Ideal for a two-semester graduate course, the book includes a variety of problems, carefully chosen to familiarize the student with new concepts and to illuminate the general principles involved. Moreover, it offers excellent grounding for the student of mathematics, engineering, or physics who does not intend to specialize in mechanics, but wants a thorough grasp of the underlying principles.
The late Professor Lanczos (Dublin Institute of Advanced Studies) was a well-known physicist and educator who brought a superb pedagogical sense and profound grasp of the principles of mechanics to this work, now available for the first time in an inexpensive Dover paperback edition. His book will be welcomed by students, physicists, engineers, mathematicians, and anyone interested in a clear masterly exposition of this all-important discipline.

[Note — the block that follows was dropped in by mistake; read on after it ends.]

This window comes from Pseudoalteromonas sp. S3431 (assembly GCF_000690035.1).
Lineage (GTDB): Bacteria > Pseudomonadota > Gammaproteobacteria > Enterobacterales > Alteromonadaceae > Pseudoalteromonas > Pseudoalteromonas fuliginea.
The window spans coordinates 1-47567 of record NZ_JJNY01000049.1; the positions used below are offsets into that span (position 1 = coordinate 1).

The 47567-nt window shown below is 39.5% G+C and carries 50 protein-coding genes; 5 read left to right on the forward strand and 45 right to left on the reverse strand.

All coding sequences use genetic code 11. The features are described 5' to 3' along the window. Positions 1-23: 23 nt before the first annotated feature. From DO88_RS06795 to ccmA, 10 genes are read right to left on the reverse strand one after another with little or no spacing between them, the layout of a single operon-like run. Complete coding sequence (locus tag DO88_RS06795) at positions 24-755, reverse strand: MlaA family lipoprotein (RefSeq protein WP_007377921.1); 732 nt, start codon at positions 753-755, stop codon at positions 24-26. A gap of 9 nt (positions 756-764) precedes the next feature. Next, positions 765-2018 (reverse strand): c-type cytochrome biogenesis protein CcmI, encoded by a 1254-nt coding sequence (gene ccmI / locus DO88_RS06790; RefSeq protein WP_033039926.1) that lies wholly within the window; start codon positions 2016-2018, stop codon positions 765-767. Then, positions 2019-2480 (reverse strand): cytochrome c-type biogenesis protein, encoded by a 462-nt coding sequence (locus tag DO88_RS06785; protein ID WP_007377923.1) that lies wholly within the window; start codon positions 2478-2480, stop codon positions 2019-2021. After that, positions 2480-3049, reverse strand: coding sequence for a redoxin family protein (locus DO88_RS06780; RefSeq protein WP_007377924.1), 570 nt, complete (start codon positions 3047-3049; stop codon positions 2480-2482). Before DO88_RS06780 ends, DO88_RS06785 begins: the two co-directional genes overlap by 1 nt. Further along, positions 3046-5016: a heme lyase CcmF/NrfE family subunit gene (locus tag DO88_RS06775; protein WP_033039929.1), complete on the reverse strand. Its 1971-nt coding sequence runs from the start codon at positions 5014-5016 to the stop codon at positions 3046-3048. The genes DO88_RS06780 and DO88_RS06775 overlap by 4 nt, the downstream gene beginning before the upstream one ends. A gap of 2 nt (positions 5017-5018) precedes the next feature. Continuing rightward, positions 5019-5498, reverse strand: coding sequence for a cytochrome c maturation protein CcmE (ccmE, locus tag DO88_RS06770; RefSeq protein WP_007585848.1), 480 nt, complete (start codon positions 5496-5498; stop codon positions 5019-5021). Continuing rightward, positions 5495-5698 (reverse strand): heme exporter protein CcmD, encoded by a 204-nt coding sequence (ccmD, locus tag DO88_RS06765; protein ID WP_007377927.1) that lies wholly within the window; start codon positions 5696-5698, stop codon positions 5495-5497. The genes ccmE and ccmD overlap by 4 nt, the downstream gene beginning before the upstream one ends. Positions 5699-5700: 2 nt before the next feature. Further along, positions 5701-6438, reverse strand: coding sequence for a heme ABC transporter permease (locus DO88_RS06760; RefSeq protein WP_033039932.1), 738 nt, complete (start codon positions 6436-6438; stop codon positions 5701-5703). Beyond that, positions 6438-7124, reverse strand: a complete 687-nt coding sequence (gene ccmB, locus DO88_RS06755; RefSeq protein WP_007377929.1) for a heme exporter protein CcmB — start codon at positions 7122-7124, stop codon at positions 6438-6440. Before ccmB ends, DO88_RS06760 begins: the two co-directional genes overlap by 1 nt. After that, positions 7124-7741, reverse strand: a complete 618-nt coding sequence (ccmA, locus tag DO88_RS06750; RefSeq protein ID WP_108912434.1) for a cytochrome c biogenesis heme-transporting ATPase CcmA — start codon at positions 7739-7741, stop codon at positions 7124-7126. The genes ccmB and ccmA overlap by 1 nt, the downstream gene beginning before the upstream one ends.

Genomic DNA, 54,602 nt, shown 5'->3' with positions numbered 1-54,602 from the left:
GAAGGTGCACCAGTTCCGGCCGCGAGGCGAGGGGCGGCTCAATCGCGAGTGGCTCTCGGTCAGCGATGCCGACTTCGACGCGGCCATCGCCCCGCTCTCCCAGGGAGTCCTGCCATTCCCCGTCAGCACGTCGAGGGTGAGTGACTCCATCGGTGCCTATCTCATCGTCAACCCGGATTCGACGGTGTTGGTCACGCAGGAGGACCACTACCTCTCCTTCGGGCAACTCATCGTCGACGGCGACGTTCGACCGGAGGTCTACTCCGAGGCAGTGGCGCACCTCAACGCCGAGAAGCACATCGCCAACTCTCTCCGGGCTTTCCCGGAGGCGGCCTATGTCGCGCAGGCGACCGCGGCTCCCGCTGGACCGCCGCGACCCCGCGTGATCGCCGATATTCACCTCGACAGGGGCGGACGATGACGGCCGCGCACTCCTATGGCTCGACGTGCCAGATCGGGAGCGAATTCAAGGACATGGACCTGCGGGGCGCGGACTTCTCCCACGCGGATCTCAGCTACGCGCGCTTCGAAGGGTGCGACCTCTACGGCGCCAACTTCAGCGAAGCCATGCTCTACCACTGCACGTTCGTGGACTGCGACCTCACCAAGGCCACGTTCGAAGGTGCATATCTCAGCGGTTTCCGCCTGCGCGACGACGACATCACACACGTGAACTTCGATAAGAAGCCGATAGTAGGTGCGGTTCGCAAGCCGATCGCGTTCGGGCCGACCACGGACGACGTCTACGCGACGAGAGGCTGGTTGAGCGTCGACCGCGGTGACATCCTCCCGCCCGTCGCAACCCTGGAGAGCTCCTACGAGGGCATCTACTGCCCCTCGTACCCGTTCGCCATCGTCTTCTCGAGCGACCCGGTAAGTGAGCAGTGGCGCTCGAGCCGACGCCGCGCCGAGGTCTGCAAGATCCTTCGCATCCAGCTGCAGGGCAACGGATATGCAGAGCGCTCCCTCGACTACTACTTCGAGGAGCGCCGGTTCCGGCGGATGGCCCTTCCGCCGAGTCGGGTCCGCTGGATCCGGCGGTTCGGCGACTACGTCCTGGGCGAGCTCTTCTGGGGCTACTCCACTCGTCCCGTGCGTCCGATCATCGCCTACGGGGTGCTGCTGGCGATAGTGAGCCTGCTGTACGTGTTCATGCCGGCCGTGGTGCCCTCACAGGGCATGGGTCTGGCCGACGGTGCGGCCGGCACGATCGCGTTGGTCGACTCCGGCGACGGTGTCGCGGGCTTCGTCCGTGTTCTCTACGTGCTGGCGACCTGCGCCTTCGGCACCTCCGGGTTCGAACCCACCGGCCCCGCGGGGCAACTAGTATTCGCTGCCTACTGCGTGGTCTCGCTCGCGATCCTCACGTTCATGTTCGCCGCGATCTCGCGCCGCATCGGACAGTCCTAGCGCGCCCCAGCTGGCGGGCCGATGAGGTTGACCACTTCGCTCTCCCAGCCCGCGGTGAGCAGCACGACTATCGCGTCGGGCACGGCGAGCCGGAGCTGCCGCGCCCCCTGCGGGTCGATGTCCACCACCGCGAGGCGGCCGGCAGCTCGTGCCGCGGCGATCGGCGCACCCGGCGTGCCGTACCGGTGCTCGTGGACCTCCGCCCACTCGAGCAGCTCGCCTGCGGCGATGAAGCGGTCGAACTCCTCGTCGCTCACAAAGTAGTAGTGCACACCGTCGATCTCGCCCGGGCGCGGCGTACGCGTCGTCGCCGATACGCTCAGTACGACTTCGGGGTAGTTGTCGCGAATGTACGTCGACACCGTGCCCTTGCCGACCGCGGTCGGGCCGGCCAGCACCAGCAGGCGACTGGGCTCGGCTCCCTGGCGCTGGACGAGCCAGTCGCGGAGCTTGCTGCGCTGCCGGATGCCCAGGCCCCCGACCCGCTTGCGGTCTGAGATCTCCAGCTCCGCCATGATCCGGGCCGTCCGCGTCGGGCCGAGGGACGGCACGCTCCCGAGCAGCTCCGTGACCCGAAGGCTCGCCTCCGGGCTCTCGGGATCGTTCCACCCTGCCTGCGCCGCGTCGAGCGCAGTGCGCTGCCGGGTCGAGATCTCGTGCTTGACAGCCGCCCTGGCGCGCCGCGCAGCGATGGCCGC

Pieces of the Frame is a gathering of memorable writings by one of the greatest journalists and storytellers of our time. They take the reader from the backwoods roads of Georgia, to the high altitude of Ruidoso Downs in New Mexico; from the social decay of Atlantic City, to Scotland, where a pilgrimage for art's sake leads to a surprising encounter with history on a hilltop with a view of a fifth of the entire country. McPhee's writing is more than informative; these are stories, artful and full of character, that make compelling reading. They play with and against one another, so that Pieces of the Frame is distinguished as much by its unity as by its variety. Subjects familiar to McPhee's readers--sports, Scotland, conservation--are treated here with intimacy and a sense of the writer at work.
First published over 40 years ago, this work has achieved the status of a classic among introductory texts on mechanics. Den Hartog is known for his lively, discursive and often witty presentations of all the fundamental material of both statics and dynamics (and considerable more advanced material) in new, original ways that provide students with insights into mechanical relationships that other books do not always succeed in conveying. On the other hand, the work is so replete with engineering applications and actual design problems that it is as valuable as a reference to the practicing engineer as it is as a text or refresher for the general engineering student.